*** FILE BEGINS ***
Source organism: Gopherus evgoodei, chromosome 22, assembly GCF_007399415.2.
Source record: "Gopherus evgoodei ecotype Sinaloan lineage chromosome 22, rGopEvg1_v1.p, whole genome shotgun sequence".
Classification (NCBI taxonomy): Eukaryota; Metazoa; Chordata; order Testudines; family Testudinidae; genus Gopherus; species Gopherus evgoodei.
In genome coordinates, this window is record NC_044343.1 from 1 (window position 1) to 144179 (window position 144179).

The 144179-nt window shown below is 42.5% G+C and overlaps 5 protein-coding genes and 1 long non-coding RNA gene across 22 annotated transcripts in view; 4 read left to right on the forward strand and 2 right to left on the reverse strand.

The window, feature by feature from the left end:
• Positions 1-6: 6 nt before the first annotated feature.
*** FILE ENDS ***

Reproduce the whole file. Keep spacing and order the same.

Source organism: Gopherus evgoodei, chromosome 22, assembly GCF_007399415.2.
Source record: "Gopherus evgoodei ecotype Sinaloan lineage chromosome 22, rGopEvg1_v1.p, whole genome shotgun sequence".
Classification (NCBI taxonomy): Eukaryota; Metazoa; Chordata; order Testudines; family Testudinidae; genus Gopherus; species Gopherus evgoodei.
In genome coordinates, this window is record NC_044343.1 from 1 (window position 1) to 144179 (window position 144179).

The 144179-nt window shown below is 42.5% G+C and overlaps 5 protein-coding genes and 1 long non-coding RNA gene across 22 annotated transcripts in view; 4 read left to right on the forward strand and 2 right to left on the reverse strand.

The window, feature by feature from the left end:
• Positions 1-6: 6 nt before the first annotated feature.